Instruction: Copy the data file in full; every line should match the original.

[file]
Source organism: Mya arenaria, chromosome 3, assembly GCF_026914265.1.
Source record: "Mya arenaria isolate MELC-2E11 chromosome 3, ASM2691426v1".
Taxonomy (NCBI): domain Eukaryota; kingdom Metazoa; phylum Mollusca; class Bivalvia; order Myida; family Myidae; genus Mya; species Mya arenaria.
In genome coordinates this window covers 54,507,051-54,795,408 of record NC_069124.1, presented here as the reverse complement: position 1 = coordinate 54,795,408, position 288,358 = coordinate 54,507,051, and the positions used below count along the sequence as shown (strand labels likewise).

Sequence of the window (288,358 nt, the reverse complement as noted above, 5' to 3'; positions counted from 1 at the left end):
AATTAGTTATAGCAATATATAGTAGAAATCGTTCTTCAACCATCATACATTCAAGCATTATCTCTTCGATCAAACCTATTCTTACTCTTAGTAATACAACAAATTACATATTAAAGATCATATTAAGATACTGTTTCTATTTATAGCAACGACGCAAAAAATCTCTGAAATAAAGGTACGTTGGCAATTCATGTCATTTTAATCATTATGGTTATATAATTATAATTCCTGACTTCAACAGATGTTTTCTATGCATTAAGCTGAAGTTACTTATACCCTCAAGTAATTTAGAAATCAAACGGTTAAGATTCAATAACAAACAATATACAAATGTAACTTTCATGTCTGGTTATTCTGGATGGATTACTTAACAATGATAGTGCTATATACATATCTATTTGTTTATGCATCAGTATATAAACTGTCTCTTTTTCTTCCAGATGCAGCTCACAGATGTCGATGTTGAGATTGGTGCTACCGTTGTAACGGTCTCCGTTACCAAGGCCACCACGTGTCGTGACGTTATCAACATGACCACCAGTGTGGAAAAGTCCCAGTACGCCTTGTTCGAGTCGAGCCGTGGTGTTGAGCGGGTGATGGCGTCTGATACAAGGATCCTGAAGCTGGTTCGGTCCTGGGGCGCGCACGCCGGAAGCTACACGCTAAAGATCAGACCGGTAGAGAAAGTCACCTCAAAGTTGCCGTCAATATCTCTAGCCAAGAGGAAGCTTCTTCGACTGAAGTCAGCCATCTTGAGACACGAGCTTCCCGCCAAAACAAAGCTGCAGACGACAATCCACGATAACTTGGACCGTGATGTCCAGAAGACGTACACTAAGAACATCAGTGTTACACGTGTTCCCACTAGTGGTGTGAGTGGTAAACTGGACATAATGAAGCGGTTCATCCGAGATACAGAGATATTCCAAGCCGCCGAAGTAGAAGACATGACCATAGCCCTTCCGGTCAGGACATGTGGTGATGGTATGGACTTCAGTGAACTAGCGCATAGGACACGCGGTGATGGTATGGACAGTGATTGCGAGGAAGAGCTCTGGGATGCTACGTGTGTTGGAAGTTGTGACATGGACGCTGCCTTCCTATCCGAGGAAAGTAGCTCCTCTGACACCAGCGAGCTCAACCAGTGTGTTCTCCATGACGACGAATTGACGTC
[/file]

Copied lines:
Source organism: Mya arenaria, chromosome 3, assembly GCF_026914265.1.
Source record: "Mya arenaria isolate MELC-2E11 chromosome 3, ASM2691426v1".
Taxonomy (NCBI): domain Eukaryota; kingdom Metazoa; phylum Mollusca; class Bivalvia; order Myida; family Myidae; genus Mya; species Mya arenaria.
In genome coordinates this window covers 54,507,051-54,795,408 of record NC_069124.1, presented here as the reverse complement: position 1 = coordinate 54,795,408, position 288,358 = coordinate 54,507,051, and the positions used below count along the sequence as shown (strand labels likewise).

Sequence of the window (288,358 nt, the reverse complement as noted above, 5' to 3'; positions counted from 1 at the left end):
AATTAGTTATAGCAATATATAGTAGAAATCGTTCTTCAACCATCATACATTCAAGCATTATCTCTTCGATCAAACCTATTCTTACTCTTAGTAATACAACAAATTACATATTAAAGATCATATTAAGATACTGTTTCTATTTATAGCAACGACGCAAAAAATCTCTGAAATAAAGGTACGTTGGCAATTCATGTCATTTTAATCATTATGGTTATATAATTATAATTCCTGACTTCAACAGATGTTTTCTATGCATTAAGCTGAAGTTACTTATACCCTCAAGTAATTTAGAAATCAAACGGTTAAGATTCAATAACAAACAATATACAAATGTAACTTTCATGTCTGGTTATTCTGGATGGATTACTTAACAATGATAGTGCTATATACATATCTATTTGTTTATGCATCAGTATATAAACTGTCTCTTTTTCTTCCAGATGCAGCTCACAGATGTCGATGTTGAGATTGGTGCTACCGTTGTAACGGTCTCCGTTACCAAGGCCACCACGTGTCGTGACGTTATCAACATGACCACCAGTGTGGAAAAGTCCCAGTACGCCTTGTTCGAGTCGAGCCGTGGTGTTGAGCGGGTGATGGCGTCTGATACAAGGATCCTGAAGCTGGTTCGGTCCTGGGGCGCGCACGCCGGAAGCTACACGCTAAAGATCAGACCGGTAGAGAAAGTCACCTCAAAGTTGCCGTCAATATCTCTAGCCAAGAGGAAGCTTCTTCGACTGAAGTCAGCCATCTTGAGACACGAGCTTCCCGCCAAAACAAAGCTGCAGACGACAATCCACGATAACTTGGACCGTGATGTCCAGAAGACGTACACTAAGAACATCAGTGTTACACGTGTTCCCACTAGTGGTGTGAGTGGTAAACTGGACATAATGAAGCGGTTCATCCGAGATACAGAGATATTCCAAGCCGCCGAAGTAGAAGACATGACCATAGCCCTTCCGGTCAGGACATGTGGTGATGGTATGGACTTCAGTGAACTAGCGCATAGGACACGCGGTGATGGTATGGACAGTGATTGCGAGGAAGAGCTCTGGGATGCTACGTGTGTTGGAAGTTGTGACATGGACGCTGCCTTCCTATCCGAGGAAAGTAGCTCCTCTGACACCAGCGAGCTCAACCAGTGTGTTCTCCATGACGACGAATTGACGTC